At the end of 2014, American movie screens lit up with soaring tales of mythical heroes. No, not “The Hobbit” or “Exodus,” but two “true stories,” Clint Eastwood’s Oscar-nominated “American Sniper” and Angelina Jolie’s thudding adaptation of Laura Hillenbrand’s gazillion-selling book, “Unbroken.”
Popular entertainment has always reflected America’s sense of its military. Television shows such as “Sgt. Bilko,” “Gomer Pyle, U.S.M.C.” and “MASH” mocked military life, and veterans laughed knowingly. After Vietnam, we turned to darker visions such as “The Deer Hunter,” “Coming Home” and “Platoon.” Now virtually every American movie about war, even those praised as thoughtful, trades in blind jingoism and cynical myth-making.
The story of the late U.S. Navy SEAL Chris Kyle arrived with the publicity tagline, “The most lethal sniper in U.S. history.” Jolie’s biography of the late World War II veteran Louis Zamperini, was pitched—with perhaps more candor than intended—as “The unbelievable true story.”
Eastwood’s movie taps both lionizes and attempts to humanize an action figure. “Unbroken” puts its hero right up there with Hercules as he is shot down over the Pacific, endures weeks on a raft and endures torture by a sadistic Japanese officer. No fanciful dragons or parting seas, but these are hardly “true” stories.
Zamperini wrote his own memoir in 1956, with more focus on his conversion to Christianity and forgiveness of the Japanese. Hillenbrand and Jolie make him into a demi-god: There goes Louis at age 2, shinnying down a drainpipe … suffering from pneumonia; dominating shark after shark despite nearly starving to death; watch him run a 4:12 mile … in sand (his previous best was 4:08, on a track; the world record in 1943 was 4:02); wince as he is savagely smashed in the face by hundreds of fellow prisoners on orders from his captors, but never falters.
Zamperini’s suffering was real, but there is no real evidence for any of these tall-tale feats, despite Hillenbrand’s claims to the contrary. But hey, she had a book to write!
Eastwood’s Kyle is an excellent marksman who experiences qualms about what he’s being asked to do and struggles upon his return. Kyle was highly skilled and used his training as intended, but he was not the conflicted man played by Bradley Cooper.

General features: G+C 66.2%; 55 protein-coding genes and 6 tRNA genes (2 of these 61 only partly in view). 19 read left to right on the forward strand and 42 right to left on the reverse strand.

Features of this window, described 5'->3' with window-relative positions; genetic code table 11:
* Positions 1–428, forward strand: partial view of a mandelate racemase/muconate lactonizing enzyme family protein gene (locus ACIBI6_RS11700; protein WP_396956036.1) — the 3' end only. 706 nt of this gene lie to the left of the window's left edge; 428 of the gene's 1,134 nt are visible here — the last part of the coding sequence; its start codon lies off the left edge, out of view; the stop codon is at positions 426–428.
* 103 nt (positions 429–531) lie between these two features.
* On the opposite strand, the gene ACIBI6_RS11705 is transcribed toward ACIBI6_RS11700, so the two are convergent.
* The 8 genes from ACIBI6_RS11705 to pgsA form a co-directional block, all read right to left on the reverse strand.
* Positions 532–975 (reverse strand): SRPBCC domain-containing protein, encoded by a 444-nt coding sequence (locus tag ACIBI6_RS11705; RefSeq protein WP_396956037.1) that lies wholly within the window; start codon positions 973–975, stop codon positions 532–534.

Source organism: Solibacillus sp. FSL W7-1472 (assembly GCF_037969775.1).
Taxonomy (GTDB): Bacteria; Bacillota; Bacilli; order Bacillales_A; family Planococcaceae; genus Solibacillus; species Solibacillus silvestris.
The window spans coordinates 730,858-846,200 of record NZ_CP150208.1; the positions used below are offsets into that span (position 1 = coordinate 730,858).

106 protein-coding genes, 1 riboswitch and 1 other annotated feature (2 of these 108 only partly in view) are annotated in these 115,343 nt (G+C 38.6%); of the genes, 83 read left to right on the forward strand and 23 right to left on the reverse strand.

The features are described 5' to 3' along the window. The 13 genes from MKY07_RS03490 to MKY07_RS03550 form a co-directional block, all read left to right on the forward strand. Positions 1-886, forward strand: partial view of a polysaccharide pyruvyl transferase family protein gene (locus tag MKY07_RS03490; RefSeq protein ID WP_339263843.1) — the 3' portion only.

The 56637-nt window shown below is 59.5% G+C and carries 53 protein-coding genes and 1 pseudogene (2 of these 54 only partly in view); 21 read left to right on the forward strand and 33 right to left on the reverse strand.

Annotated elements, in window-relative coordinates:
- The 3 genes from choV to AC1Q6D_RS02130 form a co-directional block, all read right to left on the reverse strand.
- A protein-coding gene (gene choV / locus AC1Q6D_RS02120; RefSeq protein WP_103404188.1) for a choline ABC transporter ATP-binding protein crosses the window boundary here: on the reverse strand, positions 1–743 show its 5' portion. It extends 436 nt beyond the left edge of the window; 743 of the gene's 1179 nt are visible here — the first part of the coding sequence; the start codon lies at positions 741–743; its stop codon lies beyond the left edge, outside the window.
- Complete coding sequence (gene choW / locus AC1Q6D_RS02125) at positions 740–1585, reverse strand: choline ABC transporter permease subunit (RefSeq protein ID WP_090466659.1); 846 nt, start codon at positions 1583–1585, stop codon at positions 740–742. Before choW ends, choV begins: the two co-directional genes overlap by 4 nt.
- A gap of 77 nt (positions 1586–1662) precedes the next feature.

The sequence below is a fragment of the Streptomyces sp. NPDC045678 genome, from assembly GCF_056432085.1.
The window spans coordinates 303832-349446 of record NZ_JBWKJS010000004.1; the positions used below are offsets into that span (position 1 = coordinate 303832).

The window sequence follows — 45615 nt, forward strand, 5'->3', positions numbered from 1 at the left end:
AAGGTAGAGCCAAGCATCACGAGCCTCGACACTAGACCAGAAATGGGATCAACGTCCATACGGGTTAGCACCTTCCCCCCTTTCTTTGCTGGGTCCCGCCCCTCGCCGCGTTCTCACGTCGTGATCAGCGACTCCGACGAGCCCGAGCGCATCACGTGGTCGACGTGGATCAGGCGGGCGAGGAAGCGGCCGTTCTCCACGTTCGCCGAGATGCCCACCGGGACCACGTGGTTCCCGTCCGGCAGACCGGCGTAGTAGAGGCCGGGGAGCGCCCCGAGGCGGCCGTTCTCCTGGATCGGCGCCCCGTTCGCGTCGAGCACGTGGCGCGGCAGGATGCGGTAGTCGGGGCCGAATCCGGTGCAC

Consider a few words from the 2012 memoir upon which the movie is based: “I hate the damn savages. I couldn’t give a flying **** about the Iraqis.”; “I don’t shoot people with Korans. I’d like to, but I don’t.”; his kill count threatened, he suddenly “had every stinkin’ bad guy running across my scope”—get it?
After coming home, Kyle claimed he gunned down would-be carjackers at a remote Texas gas station. But, he said, police swept it under the rug (no evidence of the alleged incident has ever turned up) due to his famous SEAL status. He also boasted that the government sent him and another man to gun down 30 miscreants from the roof of the Superdome after Hurricane Katrina; an appalling boast, but no such deaths occurred.
Some people surmise that PTSD may explain Kyle’s erratic words and behavior. And very few are qualified to judge him for carrying out his duties and making split-second decisions to protect his comrades.
Kyle and others like former SEAL Marcus Luttrell can hardly be blamed for shooting and telling; this is, after all, the Facebook age. But thoughtful memoirs and fictional works from earlier wars, from Robert Leckie’s “Helmet for My Pillow” and Eugene Sledge’s “With the Old Breed” to Philip Caputo’s “A Rumor of War” and Karl Marlantes’ “Matterhorn” (I wish I could make his non-fiction book, “What It Is Like to Go to War” should be required reading for all Americans) reveal a soldierly humility; they killed, but they knew better than to boast about killing.
But we, the American public, are the problem. Just about every Hollywood war movie made after the Gulf War, including such allegedly “anti-war” works as “Saving Private Ryan”— James Carroll calls it “war porn”—counts on audiences to swoon before heroes and meekly accept that “we” are the “good guys,” by definition noble and heroic.
For more than a quarter of a century we have allowed cynical politicians to lead us to someone else’s slaughter, few of us making any sacrifice at all. Rather than asking whether the troops should be placed in harm’s way in the first place, we have turned them into phony saints for our popcorn passion plays and bumper sticker boot camps, all the while patting ourselves on the back for the supreme sacrifice of “supporting the troops.”